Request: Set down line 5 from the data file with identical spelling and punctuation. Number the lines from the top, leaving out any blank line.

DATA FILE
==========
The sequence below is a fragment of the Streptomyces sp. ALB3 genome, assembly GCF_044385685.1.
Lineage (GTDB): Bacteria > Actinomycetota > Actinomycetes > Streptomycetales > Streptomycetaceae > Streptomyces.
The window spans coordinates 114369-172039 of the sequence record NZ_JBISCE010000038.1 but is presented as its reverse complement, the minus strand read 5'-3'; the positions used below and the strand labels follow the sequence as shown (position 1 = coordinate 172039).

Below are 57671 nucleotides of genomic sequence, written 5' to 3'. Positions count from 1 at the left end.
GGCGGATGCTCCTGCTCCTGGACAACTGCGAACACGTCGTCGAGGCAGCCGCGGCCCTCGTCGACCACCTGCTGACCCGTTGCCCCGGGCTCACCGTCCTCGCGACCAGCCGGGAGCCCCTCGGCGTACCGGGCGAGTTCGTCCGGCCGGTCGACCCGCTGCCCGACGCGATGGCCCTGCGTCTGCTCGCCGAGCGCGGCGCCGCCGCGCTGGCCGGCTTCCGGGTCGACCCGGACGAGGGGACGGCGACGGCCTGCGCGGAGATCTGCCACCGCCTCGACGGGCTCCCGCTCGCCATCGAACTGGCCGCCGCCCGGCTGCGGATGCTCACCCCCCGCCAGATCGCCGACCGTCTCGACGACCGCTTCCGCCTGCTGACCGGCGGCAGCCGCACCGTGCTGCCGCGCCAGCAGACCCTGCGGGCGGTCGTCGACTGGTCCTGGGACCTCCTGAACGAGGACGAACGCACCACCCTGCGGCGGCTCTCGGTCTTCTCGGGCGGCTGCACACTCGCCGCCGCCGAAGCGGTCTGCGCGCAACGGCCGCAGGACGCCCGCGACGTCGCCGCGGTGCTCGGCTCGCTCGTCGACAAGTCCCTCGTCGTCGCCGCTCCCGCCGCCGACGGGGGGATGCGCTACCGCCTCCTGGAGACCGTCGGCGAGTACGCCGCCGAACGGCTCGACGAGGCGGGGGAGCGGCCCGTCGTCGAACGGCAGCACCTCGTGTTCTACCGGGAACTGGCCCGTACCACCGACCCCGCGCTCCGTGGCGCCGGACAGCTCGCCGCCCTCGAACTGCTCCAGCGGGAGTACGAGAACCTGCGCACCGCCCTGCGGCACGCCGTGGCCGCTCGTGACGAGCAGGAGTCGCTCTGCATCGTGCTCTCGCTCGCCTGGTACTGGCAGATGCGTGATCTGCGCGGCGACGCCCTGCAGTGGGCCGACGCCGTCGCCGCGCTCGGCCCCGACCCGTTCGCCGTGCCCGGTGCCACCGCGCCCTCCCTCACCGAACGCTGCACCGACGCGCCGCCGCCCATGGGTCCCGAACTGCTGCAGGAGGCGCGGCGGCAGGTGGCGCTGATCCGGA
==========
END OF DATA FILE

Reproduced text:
GGCGGATGCTCCTGCTCCTGGACAACTGCGAACACGTCGTCGAGGCAGCCGCGGCCCTCGTCGACCACCTGCTGACCCGTTGCCCCGGGCTCACCGTCCTCGCGACCAGCCGGGAGCCCCTCGGCGTACCGGGCGAGTTCGTCCGGCCGGTCGACCCGCTGCCCGACGCGATGGCCCTGCGTCTGCTCGCCGAGCGCGGCGCCGCCGCGCTGGCCGGCTTCCGGGTCGACCCGGACGAGGGGACGGCGACGGCCTGCGCGGAGATCTGCCACCGCCTCGACGGGCTCCCGCTCGCCATCGAACTGGCCGCCGCCCGGCTGCGGATGCTCACCCCCCGCCAGATCGCCGACCGTCTCGACGACCGCTTCCGCCTGCTGACCGGCGGCAGCCGCACCGTGCTGCCGCGCCAGCAGACCCTGCGGGCGGTCGTCGACTGGTCCTGGGACCTCCTGAACGAGGACGAACGCACCACCCTGCGGCGGCTCTCGGTCTTCTCGGGCGGCTGCACACTCGCCGCCGCCGAAGCGGTCTGCGCGCAACGGCCGCAGGACGCCCGCGACGTCGCCGCGGTGCTCGGCTCGCTCGTCGACAAGTCCCTCGTCGTCGCCGCTCCCGCCGCCGACGGGGGGATGCGCTACCGCCTCCTGGAGACCGTCGGCGAGTACGCCGCCGAACGGCTCGACGAGGCGGGGGAGCGGCCCGTCGTCGAACGGCAGCACCTCGTGTTCTACCGGGAACTGGCCCGTACCACCGACCCCGCGCTCCGTGGCGCCGGACAGCTCGCCGCCCTCGAACTGCTCCAGCGGGAGTACGAGAACCTGCGCACCGCCCTGCGGCACGCCGTGGCCGCTCGTGACGAGCAGGAGTCGCTCTGCATCGTGCTCTCGCTCGCCTGGTACTGGCAGATGCGTGATCTGCGCGGCGACGCCCTGCAGTGGGCCGACGCCGTCGCCGCGCTCGGCCCCGACCCGTTCGCCGTGCCCGGTGCCACCGCGCCCTCCCTCACCGAACGCTGCACCGACGCGCCGCCGCCCATGGGTCCCGAACTGCTGCAGGAGGCGCGGCGGCAGGTGGCGCTGATCCGGA